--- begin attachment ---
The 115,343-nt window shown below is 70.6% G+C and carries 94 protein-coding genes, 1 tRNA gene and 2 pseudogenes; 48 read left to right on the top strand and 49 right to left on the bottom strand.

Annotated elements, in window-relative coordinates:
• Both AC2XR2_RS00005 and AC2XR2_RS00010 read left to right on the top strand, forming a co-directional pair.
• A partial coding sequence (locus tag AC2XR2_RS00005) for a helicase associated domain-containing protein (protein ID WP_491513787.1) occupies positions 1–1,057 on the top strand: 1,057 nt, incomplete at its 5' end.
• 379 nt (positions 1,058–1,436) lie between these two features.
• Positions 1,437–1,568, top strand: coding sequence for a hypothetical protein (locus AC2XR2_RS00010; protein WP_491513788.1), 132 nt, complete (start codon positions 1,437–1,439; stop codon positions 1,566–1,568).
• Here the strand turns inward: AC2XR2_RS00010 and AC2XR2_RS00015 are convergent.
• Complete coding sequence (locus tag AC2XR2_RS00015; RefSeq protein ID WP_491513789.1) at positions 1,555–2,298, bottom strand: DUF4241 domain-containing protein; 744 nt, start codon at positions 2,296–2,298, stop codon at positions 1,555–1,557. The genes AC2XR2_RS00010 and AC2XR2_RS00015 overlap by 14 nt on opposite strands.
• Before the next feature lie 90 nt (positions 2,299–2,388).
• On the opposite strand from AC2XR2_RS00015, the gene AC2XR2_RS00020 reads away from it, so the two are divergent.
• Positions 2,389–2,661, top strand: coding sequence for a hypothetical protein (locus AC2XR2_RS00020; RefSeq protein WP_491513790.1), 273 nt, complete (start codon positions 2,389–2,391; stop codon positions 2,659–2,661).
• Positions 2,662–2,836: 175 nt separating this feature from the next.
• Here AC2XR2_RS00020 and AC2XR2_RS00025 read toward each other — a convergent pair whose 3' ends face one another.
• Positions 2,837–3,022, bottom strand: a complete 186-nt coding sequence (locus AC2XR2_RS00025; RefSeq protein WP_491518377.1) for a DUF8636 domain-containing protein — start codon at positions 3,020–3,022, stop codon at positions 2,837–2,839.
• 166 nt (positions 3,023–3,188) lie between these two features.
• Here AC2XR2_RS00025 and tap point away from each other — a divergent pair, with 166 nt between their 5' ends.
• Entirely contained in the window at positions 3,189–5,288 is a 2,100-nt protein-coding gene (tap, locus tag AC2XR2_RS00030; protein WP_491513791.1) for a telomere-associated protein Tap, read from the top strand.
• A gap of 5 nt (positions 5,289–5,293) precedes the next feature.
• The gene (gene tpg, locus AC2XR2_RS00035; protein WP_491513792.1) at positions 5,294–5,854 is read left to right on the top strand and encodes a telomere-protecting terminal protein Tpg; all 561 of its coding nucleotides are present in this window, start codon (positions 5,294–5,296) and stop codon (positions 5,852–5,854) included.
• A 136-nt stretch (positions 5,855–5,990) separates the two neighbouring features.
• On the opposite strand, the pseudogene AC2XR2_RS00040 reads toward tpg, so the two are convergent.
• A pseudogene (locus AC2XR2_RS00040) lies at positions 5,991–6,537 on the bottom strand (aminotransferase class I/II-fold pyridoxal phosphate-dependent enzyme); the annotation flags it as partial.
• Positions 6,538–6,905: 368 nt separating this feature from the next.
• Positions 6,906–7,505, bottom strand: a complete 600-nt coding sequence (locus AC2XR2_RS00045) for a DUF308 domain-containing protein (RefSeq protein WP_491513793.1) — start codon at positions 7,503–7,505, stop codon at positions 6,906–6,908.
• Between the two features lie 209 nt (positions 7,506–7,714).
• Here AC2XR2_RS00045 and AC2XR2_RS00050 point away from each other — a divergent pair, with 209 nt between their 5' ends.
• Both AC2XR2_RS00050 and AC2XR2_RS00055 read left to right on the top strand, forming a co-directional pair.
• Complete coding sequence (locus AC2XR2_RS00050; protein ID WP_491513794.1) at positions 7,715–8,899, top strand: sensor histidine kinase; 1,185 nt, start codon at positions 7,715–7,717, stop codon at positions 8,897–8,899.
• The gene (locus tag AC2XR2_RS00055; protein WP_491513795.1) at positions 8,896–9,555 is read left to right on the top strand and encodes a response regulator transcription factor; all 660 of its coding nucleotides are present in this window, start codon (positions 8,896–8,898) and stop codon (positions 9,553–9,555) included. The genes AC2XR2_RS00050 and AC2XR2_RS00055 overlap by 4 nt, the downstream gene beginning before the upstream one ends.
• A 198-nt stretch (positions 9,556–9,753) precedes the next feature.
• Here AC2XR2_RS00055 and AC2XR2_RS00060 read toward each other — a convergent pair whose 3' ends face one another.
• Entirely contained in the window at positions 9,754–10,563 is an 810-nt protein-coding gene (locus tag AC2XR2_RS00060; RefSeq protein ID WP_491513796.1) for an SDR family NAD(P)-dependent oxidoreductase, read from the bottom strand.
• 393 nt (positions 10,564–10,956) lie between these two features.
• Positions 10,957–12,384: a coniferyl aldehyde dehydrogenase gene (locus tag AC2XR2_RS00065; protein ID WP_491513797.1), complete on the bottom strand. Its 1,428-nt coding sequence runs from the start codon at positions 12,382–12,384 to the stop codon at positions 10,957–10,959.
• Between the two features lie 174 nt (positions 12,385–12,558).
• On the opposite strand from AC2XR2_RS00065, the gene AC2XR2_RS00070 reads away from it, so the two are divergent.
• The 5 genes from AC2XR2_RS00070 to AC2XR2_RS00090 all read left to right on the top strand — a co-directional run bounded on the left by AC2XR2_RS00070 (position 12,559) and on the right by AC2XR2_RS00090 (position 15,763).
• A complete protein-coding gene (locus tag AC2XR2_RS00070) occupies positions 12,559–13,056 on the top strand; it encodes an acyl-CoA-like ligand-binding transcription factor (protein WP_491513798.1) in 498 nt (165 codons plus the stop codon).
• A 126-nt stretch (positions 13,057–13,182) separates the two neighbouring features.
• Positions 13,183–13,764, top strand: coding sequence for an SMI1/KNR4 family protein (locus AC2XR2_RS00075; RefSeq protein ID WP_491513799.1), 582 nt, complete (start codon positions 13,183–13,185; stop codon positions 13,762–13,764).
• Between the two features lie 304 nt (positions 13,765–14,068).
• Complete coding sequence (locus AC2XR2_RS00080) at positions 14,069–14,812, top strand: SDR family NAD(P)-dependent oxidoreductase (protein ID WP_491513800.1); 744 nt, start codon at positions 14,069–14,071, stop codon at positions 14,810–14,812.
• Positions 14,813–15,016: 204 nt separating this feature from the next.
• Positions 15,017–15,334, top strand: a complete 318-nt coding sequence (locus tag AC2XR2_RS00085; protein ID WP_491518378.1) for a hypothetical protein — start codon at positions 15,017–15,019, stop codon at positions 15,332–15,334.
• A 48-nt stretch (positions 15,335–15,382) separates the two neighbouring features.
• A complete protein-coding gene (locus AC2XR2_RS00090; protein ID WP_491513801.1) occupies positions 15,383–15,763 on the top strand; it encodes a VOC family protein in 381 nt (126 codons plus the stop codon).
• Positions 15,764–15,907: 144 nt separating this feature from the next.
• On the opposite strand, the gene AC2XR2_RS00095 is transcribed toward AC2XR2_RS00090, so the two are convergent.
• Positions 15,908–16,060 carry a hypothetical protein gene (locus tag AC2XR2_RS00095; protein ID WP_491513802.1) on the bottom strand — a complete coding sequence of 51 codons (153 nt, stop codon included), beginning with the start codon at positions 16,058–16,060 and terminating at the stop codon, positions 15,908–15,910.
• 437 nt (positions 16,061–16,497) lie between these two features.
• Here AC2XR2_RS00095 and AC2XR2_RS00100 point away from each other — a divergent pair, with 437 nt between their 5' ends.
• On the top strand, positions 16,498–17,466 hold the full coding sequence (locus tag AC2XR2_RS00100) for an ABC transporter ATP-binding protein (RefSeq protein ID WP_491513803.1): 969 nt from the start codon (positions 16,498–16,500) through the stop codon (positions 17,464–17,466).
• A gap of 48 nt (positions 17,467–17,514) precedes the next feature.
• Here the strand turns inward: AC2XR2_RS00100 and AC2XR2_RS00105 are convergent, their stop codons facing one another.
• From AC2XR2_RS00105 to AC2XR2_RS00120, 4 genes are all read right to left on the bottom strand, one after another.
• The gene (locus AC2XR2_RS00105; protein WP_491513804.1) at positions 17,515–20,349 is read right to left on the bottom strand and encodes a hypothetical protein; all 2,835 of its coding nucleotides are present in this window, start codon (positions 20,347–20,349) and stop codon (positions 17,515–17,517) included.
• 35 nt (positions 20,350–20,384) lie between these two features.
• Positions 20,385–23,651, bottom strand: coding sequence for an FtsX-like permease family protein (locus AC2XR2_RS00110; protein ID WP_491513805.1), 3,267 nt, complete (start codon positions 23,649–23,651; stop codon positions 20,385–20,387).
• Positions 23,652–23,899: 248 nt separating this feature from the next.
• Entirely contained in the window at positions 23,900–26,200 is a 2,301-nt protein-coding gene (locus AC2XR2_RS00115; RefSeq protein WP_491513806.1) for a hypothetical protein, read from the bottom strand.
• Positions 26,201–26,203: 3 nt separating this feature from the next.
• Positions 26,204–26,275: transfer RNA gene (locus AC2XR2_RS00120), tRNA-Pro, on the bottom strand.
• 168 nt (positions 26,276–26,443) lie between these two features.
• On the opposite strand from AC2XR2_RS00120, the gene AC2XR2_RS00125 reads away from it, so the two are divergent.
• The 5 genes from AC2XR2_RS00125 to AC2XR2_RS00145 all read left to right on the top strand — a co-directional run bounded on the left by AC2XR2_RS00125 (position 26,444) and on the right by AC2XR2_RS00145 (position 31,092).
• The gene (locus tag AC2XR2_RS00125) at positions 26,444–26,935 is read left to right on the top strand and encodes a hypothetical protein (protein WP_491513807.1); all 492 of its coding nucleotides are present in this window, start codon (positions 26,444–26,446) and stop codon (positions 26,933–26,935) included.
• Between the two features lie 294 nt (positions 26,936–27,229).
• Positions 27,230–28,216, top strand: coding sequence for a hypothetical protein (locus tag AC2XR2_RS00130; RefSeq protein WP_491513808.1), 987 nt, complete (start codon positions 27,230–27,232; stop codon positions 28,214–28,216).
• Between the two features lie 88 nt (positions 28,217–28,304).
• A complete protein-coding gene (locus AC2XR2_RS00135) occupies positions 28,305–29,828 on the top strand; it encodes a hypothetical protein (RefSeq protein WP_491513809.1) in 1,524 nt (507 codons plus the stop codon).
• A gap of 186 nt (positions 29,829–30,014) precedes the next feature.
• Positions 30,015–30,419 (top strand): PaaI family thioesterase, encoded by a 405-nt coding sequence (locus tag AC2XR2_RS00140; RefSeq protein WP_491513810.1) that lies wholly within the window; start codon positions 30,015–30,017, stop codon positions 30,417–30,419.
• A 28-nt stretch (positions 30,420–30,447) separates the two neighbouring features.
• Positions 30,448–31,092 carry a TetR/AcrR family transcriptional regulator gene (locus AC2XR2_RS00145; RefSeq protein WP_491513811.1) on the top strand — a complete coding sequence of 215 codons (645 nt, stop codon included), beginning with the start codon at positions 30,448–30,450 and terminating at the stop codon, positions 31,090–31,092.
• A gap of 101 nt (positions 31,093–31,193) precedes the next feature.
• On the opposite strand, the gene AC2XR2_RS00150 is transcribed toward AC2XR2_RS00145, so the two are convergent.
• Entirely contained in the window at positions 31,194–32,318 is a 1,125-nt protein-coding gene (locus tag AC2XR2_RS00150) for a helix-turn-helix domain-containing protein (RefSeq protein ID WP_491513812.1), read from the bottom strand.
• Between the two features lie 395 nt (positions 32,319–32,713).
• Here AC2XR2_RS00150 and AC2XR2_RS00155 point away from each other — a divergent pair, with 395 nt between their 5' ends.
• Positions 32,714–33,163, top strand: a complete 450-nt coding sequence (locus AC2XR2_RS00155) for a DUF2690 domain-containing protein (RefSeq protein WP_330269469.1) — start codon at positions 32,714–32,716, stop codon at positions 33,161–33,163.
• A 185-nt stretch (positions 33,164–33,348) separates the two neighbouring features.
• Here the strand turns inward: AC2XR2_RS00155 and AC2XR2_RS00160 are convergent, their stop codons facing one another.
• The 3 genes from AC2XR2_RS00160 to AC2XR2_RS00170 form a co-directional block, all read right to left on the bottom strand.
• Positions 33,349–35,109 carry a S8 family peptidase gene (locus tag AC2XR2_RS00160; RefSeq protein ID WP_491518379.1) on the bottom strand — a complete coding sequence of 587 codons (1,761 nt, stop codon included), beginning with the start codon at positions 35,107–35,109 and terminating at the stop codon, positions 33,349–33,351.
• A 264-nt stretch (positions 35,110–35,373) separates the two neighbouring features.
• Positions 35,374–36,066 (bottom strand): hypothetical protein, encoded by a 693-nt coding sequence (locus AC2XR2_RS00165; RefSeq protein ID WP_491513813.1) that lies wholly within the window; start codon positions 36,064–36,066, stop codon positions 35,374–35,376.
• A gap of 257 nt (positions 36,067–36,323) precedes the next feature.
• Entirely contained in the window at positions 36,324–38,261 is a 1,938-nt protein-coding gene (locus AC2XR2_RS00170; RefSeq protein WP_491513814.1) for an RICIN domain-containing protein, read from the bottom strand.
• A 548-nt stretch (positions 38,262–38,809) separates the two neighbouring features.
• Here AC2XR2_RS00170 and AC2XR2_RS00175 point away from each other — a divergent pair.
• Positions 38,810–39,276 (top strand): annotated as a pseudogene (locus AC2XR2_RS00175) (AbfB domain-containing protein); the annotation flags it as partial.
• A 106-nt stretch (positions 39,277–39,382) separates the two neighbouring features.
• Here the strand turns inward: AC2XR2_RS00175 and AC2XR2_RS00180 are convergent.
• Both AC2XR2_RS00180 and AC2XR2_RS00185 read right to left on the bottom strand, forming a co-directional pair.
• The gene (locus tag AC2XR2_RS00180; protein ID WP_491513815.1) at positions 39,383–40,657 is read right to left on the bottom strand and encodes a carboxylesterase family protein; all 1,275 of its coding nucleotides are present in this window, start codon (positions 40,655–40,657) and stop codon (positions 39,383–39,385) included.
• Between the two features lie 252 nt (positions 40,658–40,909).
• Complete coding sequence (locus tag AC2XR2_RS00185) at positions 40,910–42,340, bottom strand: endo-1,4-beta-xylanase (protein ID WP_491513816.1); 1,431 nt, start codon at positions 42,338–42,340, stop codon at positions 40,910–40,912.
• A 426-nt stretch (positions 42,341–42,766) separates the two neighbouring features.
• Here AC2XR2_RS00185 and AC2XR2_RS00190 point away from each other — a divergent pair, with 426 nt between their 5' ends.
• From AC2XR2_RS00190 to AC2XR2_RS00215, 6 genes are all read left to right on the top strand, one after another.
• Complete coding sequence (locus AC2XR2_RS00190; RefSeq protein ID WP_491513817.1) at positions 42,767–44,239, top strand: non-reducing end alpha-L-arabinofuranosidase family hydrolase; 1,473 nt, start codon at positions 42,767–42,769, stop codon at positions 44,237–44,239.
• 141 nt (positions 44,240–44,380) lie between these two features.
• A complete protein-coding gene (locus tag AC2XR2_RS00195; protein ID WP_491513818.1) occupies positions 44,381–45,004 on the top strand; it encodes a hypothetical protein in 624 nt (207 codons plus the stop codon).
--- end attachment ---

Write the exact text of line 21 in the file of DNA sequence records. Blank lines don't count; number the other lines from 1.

• On the opposite strand, the pseudogene AC2XR2_RS00040 reads toward tpg, so the two are convergent.